Launched in 2004 as MSC’s second purpose-built cruise ship, the 59,058-ton, 1,712-guest Opera was the last of four nearly identical ships designed and built by the Chantiers de l’Atlantique shipyard in St. Nazaire, France. The first two, European Vision and European Stars, were built for Festival/First European Cruises and were bought by MSC in 2004 after Festival’s bankruptcy. They now sail as MSC Armonia and MSC Sinfonia. The third was sister ship MSC Lirica.
Of moderate size and unpreposessing natures, these four sisters offer an almost old-fashioned kind of cruise experience, giving guests venues in which to socialize and then encouraging them to do so — rather than, say, building in a lot of “wow” features and attractions to get peoples’ adrenalin pumping.
Designed long and low, they offer a surprising amount of public space balanced by a fairly small amount of personal space in their staterooms. Decor is modern and simple, relying heavily on blonde woods, solid-colored upholsteries, and geometric and floral-patterned carpets. Lots of mirrored walls brighten the rooms and add a feeling of extra spaciousness.
Indoor public spaces are mostly arrayed on Decks 5, 6, and 7. Deck 5’s rooms mostly splay out from the main reception desk, and include the Piazza di Spagna (essentially a lobby bar, with piano entertainment); shops; the not terribly pub-like Sotto Vento Pub; and, in the bow, the two-deck Teatro dell’Opera theater.
Deck 6 offers the fairly large Monte Carlo Casino; the pleasant La Cabala Piano Bar; the Cotton Club show lounge (for dancing, music, auctions, and other events); an internet center; and the comfortable Aroma Coffee Bar, which wraps around the ship’s small atrium.
On Deck 7, the attractive Caruso Lounge is a quiet spot for pre-dinner drinks, and offers audience-participation games in the evenings. There’s also a small library/card room next door.
At the top of the ship, the Byblos Discoteque has several dance floors that generally hop until far into the night. During the day, the room is an observation lounge. There’s a video game room next door.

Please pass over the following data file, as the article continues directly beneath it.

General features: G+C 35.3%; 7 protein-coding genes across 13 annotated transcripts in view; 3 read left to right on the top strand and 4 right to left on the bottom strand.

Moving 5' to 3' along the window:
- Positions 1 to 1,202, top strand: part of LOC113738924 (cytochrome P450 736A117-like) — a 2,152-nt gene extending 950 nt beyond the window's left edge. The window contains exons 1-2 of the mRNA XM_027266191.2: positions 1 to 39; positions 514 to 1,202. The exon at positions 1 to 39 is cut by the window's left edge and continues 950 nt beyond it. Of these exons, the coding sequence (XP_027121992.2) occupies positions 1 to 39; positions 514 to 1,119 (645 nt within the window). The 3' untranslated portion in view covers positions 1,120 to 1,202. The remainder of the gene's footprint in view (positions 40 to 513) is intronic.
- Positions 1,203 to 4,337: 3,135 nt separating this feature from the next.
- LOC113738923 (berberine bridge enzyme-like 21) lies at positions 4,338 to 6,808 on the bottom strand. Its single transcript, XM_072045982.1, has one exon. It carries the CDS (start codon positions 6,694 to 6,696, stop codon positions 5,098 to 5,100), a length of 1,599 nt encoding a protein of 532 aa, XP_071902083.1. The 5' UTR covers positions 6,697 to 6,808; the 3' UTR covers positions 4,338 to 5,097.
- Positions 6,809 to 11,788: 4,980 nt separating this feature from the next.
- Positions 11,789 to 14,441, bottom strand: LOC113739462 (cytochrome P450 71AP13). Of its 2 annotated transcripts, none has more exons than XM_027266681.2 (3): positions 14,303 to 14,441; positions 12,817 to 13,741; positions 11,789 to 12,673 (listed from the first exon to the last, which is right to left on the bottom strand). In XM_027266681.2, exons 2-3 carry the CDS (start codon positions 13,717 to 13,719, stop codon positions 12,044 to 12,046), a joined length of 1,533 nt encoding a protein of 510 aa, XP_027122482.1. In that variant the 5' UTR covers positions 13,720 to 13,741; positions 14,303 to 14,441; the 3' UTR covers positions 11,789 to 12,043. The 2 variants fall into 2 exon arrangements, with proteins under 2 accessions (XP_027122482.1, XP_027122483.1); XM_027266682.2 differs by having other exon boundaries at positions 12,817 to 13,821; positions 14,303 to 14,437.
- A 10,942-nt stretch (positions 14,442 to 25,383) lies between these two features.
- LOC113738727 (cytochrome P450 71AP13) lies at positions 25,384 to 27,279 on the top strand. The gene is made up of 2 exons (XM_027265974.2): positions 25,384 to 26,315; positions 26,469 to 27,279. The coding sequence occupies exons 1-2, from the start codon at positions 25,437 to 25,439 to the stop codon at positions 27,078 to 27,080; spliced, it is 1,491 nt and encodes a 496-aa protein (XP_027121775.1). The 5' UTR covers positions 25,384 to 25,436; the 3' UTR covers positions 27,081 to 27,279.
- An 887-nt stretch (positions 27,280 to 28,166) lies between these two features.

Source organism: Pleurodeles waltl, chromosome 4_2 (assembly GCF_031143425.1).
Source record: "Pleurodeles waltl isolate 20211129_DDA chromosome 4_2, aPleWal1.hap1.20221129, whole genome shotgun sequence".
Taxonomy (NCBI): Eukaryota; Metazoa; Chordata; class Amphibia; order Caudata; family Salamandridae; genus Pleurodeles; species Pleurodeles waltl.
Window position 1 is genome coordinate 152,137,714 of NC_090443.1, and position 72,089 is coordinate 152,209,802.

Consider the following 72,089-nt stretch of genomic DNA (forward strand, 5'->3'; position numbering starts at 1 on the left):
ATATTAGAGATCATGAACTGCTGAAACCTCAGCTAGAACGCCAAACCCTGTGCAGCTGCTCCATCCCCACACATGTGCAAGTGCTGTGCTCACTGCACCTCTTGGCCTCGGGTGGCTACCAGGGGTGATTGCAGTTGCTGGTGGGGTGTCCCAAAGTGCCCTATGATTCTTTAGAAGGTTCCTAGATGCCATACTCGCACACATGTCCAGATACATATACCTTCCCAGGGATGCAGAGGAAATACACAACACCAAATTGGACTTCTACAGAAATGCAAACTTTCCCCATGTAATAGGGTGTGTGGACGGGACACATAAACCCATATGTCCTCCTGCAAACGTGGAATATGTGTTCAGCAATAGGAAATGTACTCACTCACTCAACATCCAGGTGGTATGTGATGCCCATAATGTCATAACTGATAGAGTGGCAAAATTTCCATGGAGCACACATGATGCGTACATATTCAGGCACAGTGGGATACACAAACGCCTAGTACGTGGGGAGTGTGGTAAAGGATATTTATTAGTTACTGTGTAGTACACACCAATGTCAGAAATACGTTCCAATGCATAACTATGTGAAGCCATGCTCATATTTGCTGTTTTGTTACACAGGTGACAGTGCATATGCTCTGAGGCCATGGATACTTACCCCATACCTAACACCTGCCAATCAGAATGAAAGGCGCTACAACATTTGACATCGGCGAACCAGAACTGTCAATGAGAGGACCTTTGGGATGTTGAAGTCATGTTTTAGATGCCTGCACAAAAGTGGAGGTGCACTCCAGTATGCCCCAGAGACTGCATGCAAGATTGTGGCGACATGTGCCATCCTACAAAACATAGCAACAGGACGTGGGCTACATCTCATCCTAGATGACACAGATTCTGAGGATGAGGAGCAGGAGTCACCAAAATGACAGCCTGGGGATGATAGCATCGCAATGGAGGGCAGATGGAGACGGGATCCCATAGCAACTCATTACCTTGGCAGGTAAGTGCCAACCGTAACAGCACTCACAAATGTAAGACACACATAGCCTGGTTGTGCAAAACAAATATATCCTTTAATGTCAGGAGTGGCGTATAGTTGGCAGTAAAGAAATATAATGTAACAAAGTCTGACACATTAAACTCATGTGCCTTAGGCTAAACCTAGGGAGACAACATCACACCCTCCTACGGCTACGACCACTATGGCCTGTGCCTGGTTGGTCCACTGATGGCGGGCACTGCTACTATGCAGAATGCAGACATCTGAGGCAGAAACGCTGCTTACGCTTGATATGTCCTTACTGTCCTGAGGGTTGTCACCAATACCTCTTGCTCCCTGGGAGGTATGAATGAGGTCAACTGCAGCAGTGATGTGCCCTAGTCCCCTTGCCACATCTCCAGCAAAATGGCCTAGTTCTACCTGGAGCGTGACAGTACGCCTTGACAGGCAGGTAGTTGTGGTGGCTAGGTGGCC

One deck down and all the way at the other end of the ship, the MSC Aurea spa offers several treatment rooms, steam room and sauna, a pre- or post-treatment relaxation room, a beauty salon, and a tiny gym. The Wild West–themed Buffalo Bill Children’s Playroom is also tucked into this complex.
Outdoors, Opera’s pool deck isn’t terribly fancy, but nonetheless sees heavy use during days at sea, with guests swimming in its two pools, boiling in its two hot tubs, and sunbathing in its comfortable, canopied deck chairs. A jogging track wraps around the deck above, and there’s a sun deck and miniature golf setup on Deck 13.
For dining, Lirica is very traditional, with all dinners served in two old-fashioned, one-level La Approdo and La Caravella restaurants. Casual meals can be had at a buffet restaurant in the stern on Deck 11. There’s also an outdoor grill serving pizza, burgers, and other pool-deck food.
As is true generally of MSC, only a few stateroom categories are available on Opera, the most common being 140-square-foot oceanview staterooms, each of which includes a tiny vanity table, TV, mini-bar, small bathroom with tiny showers, adequate closet and storage space, and a picture window.
There are also balcony staterooms that are essentially identical but add a 43-square-foot balcony, and inside staterooms are identical minus the window.
At the high end, the ship’s 28 balcony suites are “suites” in name only, measuring a stingy 248 square feet and outfitted with a double bed, sitting area, 54-square-foot balcony, a bathroom with tub, TV, vanity, and mini-bar.
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